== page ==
In my forthcoming book, THE GLOBAL GOSPEL: Achieving Missional Impact in Our Multicultural World, I devote quite a few pages to the idea that honor-status reversal is a motif of Scripture from Genesis to Revelation.
I have written in previous posts about honor-status reversal as a motif of the Bible. In this post, I want to include an excerpt from my book which explores this motif in Ephesians chapter 2. That excerpt is below, with some modifications to fit a blog format.
A closer look at honor-status reversal in Ephesians 2
Ephesians 2:1–7 gives us a dramatic picture of honor-status reversal from being “dead in trespasses and sins” to having been “raised…up with him and seated…with him in the heavenly places in Christ Jesus.” From death—to seated with Christ in exalted honor. Astounding!
Let’s take a closer look below at the profound dynamics of honor-status reversal in Ephesians 2. We will first of all look at honor-status reversal of persons in relation to God (Ephesians 2:1–7).
These first 7 verses relate to our status reversal from our original shameful position in relation to God. Verses 1–3 refer to our alienation from God:
- Spiritually dead: “dead in…trespasses and sins” (2:1)
- Unwittingly following the world’s spirit and devil: “following the course of this world” / “following the prince of the power of the air” (2:2)
- Victimized by evil spirit: “the spirit that is now at work in the sons of disobedience” (2:2)
- Spiritual DNA of an evil, shameful father: “sons of disobedience” (2:2)
- Enslaved to self: “lived in the passions of our flesh, carrying out the desires of the body and the mind” (2:3)
- Destined for God’s eternal punishment: “children of wrath” (2:3)
- Unexceptional: “like the rest of mankind” (2:3)
Verses 4–7 refer to the reversal of our honor-status in relation to God:
- Loving intervention, undeserved, from the powerful, divine Benefactor directed toward us: “But God, being rich in mercy, because of the great love with which he loved us” (2:4)
- Gave us new life us by enjoining us to the Messiah-King: “made us alive together with Christ” (2:5)
- Permanently raised our honor status in Christ’s resurrection: “and raised us up with him” (2:6)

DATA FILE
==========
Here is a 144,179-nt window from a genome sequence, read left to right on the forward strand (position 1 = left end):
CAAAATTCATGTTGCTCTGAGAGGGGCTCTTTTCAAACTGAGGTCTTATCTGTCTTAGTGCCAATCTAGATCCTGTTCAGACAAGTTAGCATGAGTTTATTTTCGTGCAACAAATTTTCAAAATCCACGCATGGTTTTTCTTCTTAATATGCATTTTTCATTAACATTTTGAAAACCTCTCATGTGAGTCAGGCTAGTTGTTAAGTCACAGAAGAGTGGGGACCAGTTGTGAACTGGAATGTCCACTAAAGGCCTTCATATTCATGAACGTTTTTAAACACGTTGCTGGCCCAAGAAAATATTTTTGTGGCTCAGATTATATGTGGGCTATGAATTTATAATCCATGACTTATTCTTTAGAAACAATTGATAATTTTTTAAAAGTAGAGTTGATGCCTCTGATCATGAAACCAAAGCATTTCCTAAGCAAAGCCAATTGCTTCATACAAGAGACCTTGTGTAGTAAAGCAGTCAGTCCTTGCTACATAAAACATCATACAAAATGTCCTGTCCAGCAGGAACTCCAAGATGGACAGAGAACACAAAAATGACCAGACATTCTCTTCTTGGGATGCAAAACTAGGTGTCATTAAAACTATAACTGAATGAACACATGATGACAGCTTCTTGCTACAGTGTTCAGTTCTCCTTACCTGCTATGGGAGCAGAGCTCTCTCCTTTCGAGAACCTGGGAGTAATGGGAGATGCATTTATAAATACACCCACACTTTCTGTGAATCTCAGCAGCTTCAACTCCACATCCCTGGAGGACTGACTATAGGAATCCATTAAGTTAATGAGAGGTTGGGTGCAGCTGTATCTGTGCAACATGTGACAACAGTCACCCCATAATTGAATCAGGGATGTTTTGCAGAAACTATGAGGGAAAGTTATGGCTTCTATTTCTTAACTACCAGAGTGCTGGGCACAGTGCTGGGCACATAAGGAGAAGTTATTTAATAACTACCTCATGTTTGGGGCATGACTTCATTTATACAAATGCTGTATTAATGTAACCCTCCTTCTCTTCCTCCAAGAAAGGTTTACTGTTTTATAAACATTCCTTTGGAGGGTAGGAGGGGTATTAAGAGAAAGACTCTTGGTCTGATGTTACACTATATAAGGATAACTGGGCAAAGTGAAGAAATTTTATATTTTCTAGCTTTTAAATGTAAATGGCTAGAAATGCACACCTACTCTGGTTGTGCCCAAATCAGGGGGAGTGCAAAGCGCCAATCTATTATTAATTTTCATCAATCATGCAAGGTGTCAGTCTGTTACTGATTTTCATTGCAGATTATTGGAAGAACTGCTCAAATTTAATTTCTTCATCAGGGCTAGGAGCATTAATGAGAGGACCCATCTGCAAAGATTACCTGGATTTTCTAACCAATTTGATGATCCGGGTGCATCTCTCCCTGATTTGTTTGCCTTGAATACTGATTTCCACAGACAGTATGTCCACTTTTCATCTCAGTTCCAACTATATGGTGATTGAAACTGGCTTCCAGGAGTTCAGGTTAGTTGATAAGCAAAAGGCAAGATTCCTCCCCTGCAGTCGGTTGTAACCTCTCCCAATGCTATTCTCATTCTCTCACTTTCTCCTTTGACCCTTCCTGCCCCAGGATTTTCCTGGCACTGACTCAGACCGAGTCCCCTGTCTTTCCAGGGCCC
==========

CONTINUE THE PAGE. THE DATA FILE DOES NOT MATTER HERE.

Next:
- Providing us rest and authority in relational co-regency with Christ the King: “seated us with him in the heavenly places in Christ Jesus” (2:6)
- All to display God’s riches to magnify his honor for all eternity: “so that in the coming ages he might show the immeasurable riches of his grace in kindness toward us in Christ Jesus.” (2:6)
At the crux of two dimensions of honor-status reversal—there it is— “Salvation by grace through faith”
What is located between these two dramatic expressions of honor-status reversal—between verses 1–7 and 11–22? The often-quoted verses about salvation by grace through faith:
For by grace you have been saved through faith. And this is not your own doing; it is the gift of God, not a result of works, so that no one may boast (Eph 2:8–9).
This “salvation verse” sits at the intersection of vertical and horizontal dimensions of honor-status reversal. The vertical dimension refers to a person’s relationship with God. The horizontal dimension refers to the Gentiles’ relationship with God’s people. The drama inherent in these dimensions of honor-status reversal—along with the liberation that this brought spiritually, emotionally and socially —is the context for “salvation by grace through faith.”
Timothy Tennent writes: “The New Testament celebrates a salvific transformation that has both vertical and horizontal dimensions. Personal salvation in the New Testament is inextricably linked to becoming a part of the new humanity of Ephesians 2:15.”1 As salvation is vertical because sin is personal, so also is salvation horizontal because sin is corporate. According to Hiebert: “There is both personal and corporate sin and personal and corporate dimensions to God’s redemption.”2
We’ll look at Ephesians 2:11–22 in our next post. Whereas verses 1–7 reveal the vertical, personal honor-status reversal of believers, verses 11–22 reveal the horizontal, social honor-status reversal of believers.
1. Timothy C. Tennent: Invitation to World Missions: A Trinitarian Missiology for the Twenty-first Century (Grand Rapids, MI: Kregel, 2010), 62.
2. Paul Hiebert, “The Gospel in Human Contexts: Changing Perceptions of Contextualization” in Ed Stetzer & David Hesselgrave, Eds., MissionShift: Global Mission Issues in the Third Millennium (B&H Publishing, 2010. Kindle Edition), 99.